With a year of global economic downturn behind us, global consultancy major Deloitte Touche Tohmatsu believes that companies are ready to deploy cash in merger and acquisition activities, which will lead to significant changes in leadership structures.
Our M&A professionals are not on the beach. They are on the field, as our clients are looking at the crisis as an opportunity to acquire assets and indulge in M&A activities and this is taking the global perspective into consideration, said Jim Quigley, chief executive officer of Deloitte Touche Tohmatsu.
He asserted that after discussions with companies all over the world, the trend of business consolidation through partnerships and acquisitions was catching up and companies were already working out deals of such a nature.
M&A activities will show a rise, as deals will be worked out by companies which they have not announced yet. There will be a significant rise in the deployment of cash by companies from their sidelines, Quigley added.
This comes in the backdrop of Deloitte itself making an acquisition of Bearing Points North American public services practice. The deal, concluded in May this year, was worth $350 million. Quigley stated that Deloitte would continue to look for firms worth acquiring in the coming months.
Mergers and acquisitions activities, which were in vogue in the pre-economic meltdown period, hit rock-bottom after the collapse of Lehman Brothers in September 2008.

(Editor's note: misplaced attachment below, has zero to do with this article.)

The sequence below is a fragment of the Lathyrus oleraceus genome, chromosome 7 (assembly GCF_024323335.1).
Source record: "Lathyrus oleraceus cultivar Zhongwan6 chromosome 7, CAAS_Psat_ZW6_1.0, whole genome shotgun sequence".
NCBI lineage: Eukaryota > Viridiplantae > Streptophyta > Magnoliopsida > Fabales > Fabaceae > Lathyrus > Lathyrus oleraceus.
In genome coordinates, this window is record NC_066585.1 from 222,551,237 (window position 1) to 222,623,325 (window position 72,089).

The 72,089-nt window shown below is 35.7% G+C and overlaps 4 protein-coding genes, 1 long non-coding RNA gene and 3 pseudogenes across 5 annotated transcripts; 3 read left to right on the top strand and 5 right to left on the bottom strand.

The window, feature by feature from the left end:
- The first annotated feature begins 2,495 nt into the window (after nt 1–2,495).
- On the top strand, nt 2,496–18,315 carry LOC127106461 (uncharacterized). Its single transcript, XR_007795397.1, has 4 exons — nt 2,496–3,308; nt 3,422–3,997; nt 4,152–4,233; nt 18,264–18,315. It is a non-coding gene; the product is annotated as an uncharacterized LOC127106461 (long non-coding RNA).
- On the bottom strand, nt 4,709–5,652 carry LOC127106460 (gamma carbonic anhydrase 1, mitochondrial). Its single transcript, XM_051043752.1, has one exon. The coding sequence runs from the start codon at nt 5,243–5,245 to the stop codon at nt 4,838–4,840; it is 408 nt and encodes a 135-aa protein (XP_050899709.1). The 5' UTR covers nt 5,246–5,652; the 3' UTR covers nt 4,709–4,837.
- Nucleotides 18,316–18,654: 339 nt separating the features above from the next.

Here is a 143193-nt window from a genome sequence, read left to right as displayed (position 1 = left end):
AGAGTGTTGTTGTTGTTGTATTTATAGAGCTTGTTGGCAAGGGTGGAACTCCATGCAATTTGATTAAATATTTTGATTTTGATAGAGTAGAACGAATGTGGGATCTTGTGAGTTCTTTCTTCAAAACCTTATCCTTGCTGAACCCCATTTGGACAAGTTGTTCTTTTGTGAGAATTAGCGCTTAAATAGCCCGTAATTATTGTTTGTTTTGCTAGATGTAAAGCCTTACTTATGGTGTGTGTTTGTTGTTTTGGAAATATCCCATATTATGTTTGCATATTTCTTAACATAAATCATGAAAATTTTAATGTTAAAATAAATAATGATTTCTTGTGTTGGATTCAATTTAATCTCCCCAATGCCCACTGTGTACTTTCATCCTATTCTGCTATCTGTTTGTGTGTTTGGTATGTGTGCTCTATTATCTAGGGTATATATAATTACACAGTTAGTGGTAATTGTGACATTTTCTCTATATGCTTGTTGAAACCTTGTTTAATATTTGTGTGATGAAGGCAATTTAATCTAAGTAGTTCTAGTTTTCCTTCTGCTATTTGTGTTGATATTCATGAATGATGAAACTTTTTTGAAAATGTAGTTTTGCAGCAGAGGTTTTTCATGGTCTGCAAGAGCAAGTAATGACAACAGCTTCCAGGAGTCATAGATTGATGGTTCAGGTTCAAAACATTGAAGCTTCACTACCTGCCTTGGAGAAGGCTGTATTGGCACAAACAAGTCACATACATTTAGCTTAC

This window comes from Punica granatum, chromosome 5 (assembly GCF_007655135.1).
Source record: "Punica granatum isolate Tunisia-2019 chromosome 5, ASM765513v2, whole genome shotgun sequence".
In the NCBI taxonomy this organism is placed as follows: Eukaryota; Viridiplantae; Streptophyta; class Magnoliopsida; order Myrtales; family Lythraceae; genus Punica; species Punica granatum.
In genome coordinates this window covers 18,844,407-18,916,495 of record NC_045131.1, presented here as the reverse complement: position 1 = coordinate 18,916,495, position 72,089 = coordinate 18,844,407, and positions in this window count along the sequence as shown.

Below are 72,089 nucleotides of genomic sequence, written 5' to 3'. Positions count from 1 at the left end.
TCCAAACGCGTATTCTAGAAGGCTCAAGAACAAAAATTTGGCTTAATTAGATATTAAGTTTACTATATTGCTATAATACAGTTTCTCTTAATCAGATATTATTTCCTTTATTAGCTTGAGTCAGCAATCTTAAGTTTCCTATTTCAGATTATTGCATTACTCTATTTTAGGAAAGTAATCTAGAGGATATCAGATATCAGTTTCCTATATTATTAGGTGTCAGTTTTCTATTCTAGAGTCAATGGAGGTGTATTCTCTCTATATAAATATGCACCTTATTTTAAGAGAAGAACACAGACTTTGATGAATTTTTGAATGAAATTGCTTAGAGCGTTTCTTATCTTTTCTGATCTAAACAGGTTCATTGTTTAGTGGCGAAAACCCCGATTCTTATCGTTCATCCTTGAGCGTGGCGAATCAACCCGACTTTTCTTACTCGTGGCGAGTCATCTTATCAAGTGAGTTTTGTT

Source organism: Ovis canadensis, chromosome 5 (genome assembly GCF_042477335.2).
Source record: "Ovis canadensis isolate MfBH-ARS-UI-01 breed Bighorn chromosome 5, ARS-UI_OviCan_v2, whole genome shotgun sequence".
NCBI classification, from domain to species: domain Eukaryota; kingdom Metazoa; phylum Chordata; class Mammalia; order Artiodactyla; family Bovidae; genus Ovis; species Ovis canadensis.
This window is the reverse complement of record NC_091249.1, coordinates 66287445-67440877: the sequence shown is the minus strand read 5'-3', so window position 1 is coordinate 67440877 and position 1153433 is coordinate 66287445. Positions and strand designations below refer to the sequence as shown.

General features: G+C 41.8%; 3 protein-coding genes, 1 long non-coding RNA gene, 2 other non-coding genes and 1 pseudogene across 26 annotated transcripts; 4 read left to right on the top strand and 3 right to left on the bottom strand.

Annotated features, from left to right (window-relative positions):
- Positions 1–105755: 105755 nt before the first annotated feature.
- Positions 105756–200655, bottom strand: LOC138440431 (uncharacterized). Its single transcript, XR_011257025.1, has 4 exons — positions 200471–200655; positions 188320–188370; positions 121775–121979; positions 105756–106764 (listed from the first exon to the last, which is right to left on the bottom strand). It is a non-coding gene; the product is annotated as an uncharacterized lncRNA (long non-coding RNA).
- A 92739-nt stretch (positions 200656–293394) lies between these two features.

M&A activities have not quite picked up even though recovery talk is doing the rounds, as companies are still apprehensive about using their reserves to acquire other businesses and assets.
In India, during the first half of 2009, both M&A and private equity deals registered a drastic fall compared to the same period of the preceding two calendar years.
The total value of deals (M&A and PE) announced in the first half of 2009 was $7.81 billion, as against $ 23.02 billion and $50.75 billion in 2008 and 2007, respectively. The total number of M&A deals announced during the first half of 2009 stands at 123, with a total value of $4.93 billion.
Despite the downturn, India has been one of the few countries in the global Deloitte network that has seen a 30 per cent increase in employment in 2007-08. The company expects to take the employment level to around 15,000 from the current level of 11,500 in the next three years.
Quigley also elaborated on Deloittes new advisory strategy of telling companies that a crisis is a terrible thing to waste, as it provides opportunities which will yield fruits in the long term.
He said that trends that have emerged from the crisis are that companies have become more aggressive while reviewing their cost structures and they are giving greater importance to improvising client or customer relationships to create sustainable brands.